Hundreds of community college representatives from around the state are in Oakland today to share effective models for strengthening and expanding the California College Promise, a bold effort to offer two years of tuition-free community college to hard-working students.
The day-long event — which features remarks from Lt. Gov. Gavin Newsom, incoming California Community Colleges Chancellor Eloy Ortiz Oakley and national College Promise Campaign Executive Director Martha Kanter — highlights College Promise programs already in place and offers ideas to college leaders looking to start their own programs. College Promise programs are community-based partnerships that address the problem of college affordability by offering higher education funding for students.
“California is on-track to produce 1.1 million fewer college graduates than our economy demands in 2030. There is an imminent need for a workforce with an appropriate level of advanced education. California’s Community Colleges are a critical point of access to higher education, and one of our most effective tools for upward mobility,” Newsom said. “Moreover, robust cradle-to-career initiatives like the Promise Programs in Oakland and Long Beach reveal the power of communities rallying to lift up their young people. We must double down on these efforts and launch a statewide California Promise, allowing all of our state’s regions to rise together.”
Over the last 15 years, there has been a steady rise in the number of College Promise programs across the United States. The trend gained momentum in 2015, when President Barack Obama announced the America’s College Promise proposal during his State of the Union address. That same year, the College Promise Campaign, a national non-partisan, non-profit organization, was established to develop a network of support for College Promise efforts.
“The jobs of today and tomorrow require college educated workers, and community colleges are in the best position to help remedy the skills gap that exists in California’s economy and attack income inequality,’’ said Oakley, who takes over as statewide chancellor in December. “These innovative partnerships lower the cost of college and help students, many of whom are the first in their families to attend college, earn a certificate or degree and find good paying jobs.”
As president of Long Beach City College, Oakley helped form the nationally recognized Long Beach College Promise (College Promise) in a partnership with the Long Beach Unified School District (LBUSD) and California State University, Long Beach (CSULB). Through the College Promise, students are guaranteed a tuition-free year at LBCC and preferred admission status to CSULB after completing the minimum transfer requirements.
California is a leader in the development and implementation of these programs with 23 programs in place as of August 2016. The state is primed to develop more College Promise programs because community colleges can leverage the program’s financial and partnership supports with the existing California Board of Governors Fee Waiver Program, which pays enrollment fees for low-income students. Promise programs bring together partners from K–12 schools, universities, college foundations and the private sector to increase college access to California’s students.
Key goals of the conference for faculty, staff, administrators and trustees in attendance include:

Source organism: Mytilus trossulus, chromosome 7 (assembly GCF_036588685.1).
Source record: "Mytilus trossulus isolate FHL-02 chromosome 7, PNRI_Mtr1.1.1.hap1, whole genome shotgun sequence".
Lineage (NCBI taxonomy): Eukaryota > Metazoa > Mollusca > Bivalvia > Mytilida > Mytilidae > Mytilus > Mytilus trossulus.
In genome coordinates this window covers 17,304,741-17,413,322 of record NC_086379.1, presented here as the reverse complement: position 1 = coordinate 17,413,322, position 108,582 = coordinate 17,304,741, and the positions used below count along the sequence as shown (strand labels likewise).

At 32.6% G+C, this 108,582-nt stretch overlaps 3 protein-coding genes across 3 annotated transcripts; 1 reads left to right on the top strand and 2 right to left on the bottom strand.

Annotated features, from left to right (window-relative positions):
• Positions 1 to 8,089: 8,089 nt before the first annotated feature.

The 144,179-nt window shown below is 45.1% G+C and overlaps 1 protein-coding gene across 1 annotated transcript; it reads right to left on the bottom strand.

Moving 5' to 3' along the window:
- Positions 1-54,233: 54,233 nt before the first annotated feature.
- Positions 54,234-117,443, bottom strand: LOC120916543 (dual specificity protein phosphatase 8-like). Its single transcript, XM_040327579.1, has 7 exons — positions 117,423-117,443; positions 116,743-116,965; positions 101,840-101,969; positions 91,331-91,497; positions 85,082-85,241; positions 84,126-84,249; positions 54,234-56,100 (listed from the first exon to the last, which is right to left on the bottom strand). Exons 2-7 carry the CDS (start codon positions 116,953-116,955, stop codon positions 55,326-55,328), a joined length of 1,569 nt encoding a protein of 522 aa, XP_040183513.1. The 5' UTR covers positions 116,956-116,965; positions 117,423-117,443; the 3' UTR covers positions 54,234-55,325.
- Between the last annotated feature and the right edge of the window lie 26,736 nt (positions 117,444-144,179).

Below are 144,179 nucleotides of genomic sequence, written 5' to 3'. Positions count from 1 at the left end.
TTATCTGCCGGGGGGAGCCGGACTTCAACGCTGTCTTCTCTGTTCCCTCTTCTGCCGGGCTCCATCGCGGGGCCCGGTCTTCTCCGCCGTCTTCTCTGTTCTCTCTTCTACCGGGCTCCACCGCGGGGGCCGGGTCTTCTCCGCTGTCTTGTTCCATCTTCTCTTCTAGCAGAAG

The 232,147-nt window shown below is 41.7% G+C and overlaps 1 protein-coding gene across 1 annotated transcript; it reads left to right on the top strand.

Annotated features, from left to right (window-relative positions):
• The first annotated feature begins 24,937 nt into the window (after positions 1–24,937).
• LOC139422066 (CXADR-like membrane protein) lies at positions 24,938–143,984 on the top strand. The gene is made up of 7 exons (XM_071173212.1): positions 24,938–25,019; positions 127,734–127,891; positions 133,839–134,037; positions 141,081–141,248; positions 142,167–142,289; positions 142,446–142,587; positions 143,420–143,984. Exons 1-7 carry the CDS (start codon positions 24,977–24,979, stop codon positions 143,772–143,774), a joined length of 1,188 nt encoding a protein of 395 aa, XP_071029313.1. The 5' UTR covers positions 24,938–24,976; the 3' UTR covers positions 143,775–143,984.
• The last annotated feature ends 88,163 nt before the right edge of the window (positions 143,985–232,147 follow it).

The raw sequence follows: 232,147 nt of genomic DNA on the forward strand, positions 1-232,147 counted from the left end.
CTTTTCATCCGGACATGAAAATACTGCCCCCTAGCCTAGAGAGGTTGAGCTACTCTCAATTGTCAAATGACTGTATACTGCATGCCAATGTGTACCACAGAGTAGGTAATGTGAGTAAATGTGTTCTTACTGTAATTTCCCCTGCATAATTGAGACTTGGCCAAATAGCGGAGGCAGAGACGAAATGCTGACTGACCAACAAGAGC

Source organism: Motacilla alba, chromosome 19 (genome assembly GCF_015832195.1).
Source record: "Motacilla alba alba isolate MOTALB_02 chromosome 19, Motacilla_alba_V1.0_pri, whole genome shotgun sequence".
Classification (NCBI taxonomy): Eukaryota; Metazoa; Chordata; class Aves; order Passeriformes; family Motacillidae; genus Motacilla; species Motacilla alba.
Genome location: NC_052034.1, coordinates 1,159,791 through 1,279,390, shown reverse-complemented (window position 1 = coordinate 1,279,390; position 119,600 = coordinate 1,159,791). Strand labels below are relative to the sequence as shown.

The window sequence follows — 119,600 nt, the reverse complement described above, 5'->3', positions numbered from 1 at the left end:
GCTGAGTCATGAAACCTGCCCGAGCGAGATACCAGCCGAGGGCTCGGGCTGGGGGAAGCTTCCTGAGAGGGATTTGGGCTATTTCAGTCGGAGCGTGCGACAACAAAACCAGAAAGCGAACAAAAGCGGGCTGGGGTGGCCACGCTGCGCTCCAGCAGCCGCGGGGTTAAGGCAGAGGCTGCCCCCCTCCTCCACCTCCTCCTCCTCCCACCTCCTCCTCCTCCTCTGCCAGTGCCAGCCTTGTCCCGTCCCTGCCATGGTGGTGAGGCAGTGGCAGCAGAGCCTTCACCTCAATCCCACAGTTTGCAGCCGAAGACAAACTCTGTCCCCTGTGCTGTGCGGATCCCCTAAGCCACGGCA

• Gaining an understanding of the national and state-wide College Promise movement.
• Learning how to design, implement, and improve program elements such as financing, student support services, community partnerships, measurement and community outreach.
• Connecting with and build a community of College Promise colleagues across the state.
“The California Community Colleges is the largest higher education system in the nation, and to see the interest and excitement about creating College Promise programs is wonderful,” said California College Promise Chair Helen Benjamin, chancellor of the Contra Costa Community College District. “For more than 30 years, California, with its Board of Governors Fee Waiver program, has offered free tuition for qualified students unable to afford it. By raising funds and providing financial help for other college costs associated, we are removing a major barrier for potential students to obtain the education they need to qualify for good paying jobs or transfer to a four-year university.”
The Regional Educational Laboratory West at WestEd gathered background and program details on all 23 California College Promise programs and compiled the information in a booklet for the event participants. It can be found at https://relwest.wested.org/resources/221
Teaming up to sponsor the event are the California Community College Chancellor’s Office, the Community College
League of California, the College Promise Campaign, the California College Promise Campaign Leadership Team and the
Regional Educational Laboratory West at WestEd. For more information, visit: calcollegepromise.org
The California Community Colleges is the largest system of higher education in the nation composed of 72 districts and 113 colleges serving 2.1 million students per year. Community colleges supply workforce training, basic skills education in English and math, and prepare students for transfer to four-year institutions. The Chancellor’s Office provides leadership, advocacy and support under the direction of the Board of Governors of the California Community Colleges. For more information about the community colleges, please visit http://californiacommunitycolleges.cccco.edu/, https://www.facebook.com/CACommColleges, or https://twitter.com/CalCommColleges.
Material from a press release was used in this report.
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